UPDATE 27/8/15 1.25pm: Year Walk will finish its trek to the Wii U eShop on 17th September, developer Simogo has confirmed.
See how the new Wii U edition of the game looks - and controls - in the trailer below:
ORIGINAL STORY 14/8/15 10.50am: Spooky PC and mobile puzzle game Year Walk is getting a new version rebuilt from the ground up for Wii U, which will launch later this summer.
The highly-acclaimed horror experience originally arrived in 2013 for iOS and Android devices, then a year later via Steam for PC and Mac.
Year Walk is the work of Swedish indie Simogo, although the studio has collaborated with Brit outfit Dakko Dakko (of Scram Kitty fame) for the Wii U edition.
You can now use the GamePad touchscreen to see (optional) hints, read the game's encyclopaedia, view the map and also to take notes.
But the biggest change comes in the game's new motion controls.
"Yes, we know, motion controls can be a bit scary, and frankly not very good if not done right, so we're going to explain a bit how it works," Simogo said in a new blog post.
"You use the left stick to walk (and it feels pretty good to do so with analogue controls!). But, to look around and find things to interact with, you'll point and move the GamePad with very relaxed and subtle motions.
"It's very reminiscent of using the Wii Remote to point at the TV, or mouse controls, but perhaps even more relaxed, as you don't have to point it towards the TV. You can rest the GamePad neatly in your lap. We're very proud of this and we think we've made some really cool innovations with the motion-based cursor controls.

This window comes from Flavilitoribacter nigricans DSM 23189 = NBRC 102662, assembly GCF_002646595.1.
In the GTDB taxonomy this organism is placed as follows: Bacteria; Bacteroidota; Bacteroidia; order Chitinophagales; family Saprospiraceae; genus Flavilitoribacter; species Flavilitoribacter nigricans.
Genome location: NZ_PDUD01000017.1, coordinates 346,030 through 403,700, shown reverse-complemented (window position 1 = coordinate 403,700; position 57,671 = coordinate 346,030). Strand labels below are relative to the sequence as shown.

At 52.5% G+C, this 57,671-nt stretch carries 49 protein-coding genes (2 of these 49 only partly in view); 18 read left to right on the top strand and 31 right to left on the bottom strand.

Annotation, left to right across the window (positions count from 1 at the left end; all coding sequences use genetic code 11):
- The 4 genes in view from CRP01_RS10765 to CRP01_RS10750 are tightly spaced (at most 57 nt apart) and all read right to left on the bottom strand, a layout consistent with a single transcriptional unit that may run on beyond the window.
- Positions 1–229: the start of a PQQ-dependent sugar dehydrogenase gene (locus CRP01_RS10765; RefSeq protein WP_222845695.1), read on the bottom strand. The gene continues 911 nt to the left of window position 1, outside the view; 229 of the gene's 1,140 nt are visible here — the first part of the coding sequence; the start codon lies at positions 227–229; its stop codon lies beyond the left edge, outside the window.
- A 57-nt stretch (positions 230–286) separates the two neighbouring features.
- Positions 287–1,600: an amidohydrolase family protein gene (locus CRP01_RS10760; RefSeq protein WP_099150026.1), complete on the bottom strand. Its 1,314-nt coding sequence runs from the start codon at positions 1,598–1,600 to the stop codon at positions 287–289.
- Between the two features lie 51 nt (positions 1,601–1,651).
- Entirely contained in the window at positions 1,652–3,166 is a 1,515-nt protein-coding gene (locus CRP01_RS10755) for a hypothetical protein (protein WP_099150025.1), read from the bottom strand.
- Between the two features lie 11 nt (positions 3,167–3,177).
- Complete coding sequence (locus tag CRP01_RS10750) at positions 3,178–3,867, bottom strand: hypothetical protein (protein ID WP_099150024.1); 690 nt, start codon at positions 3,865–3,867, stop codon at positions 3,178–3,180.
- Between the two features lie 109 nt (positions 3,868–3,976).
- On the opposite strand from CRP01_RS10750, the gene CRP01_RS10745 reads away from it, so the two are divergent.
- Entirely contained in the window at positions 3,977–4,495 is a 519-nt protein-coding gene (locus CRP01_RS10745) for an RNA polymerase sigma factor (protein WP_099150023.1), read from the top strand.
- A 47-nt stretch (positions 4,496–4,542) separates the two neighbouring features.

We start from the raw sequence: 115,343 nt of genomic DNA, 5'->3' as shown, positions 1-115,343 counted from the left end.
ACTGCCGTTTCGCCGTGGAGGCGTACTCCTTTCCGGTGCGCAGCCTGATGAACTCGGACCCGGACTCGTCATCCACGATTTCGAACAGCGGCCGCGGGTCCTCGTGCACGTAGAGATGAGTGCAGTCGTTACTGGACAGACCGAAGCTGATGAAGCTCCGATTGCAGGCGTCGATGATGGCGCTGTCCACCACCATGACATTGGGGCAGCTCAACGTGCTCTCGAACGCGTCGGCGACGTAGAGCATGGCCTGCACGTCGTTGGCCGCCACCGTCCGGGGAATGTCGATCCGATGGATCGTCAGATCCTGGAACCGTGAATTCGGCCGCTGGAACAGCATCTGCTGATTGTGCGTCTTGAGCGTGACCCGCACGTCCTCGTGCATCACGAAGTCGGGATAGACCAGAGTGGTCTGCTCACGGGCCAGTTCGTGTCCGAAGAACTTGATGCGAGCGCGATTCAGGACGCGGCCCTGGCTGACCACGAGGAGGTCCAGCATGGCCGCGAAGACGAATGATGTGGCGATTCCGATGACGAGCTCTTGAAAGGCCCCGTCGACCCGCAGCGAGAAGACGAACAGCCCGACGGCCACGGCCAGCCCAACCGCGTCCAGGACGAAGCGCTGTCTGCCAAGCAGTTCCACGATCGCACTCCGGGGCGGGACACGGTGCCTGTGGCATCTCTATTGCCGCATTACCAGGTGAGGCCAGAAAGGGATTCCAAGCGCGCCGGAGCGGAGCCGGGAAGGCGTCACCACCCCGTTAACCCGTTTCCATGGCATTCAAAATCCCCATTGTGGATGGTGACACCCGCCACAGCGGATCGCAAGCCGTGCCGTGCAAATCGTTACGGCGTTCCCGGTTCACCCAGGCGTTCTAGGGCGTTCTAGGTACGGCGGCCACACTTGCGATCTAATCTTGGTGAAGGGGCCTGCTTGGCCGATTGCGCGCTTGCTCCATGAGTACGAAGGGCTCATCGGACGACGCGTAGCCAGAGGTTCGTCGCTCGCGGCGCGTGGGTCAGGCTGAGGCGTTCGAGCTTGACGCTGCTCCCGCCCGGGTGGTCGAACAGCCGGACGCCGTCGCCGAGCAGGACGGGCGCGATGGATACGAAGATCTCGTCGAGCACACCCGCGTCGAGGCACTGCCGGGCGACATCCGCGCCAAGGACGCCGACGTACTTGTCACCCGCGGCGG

"Unlike the PC-version, which used cursor controls to interact with puzzles and contraptions, we now use custom motion controls for almost every puzzle. For example, if you find something in the forest that you can spin or rotate, you'll physically rotate the GamePad, with really finely tuned controls. The GamePad rumbles and makes lovely sounds (make sure you have the volume all cranked up on it!), and it just feels amazingly tactile - like you're actually holding the objects in your hands."
Extra secrets have also been added to the game for the benefit of returning players.
"To be honest, we think that this is the definite and best version of the game," Simogo concluded.
And that's quite some thing to boast considering the praised lavished upon Year Walk at the time of its initial release:
"Elegant and artful, Year Walk is an unmissable piece of work - and one that is surprisingly hard to disentangle yourself from once it's done," Chris Donlan wrote in Eurogamer's Year Walk review.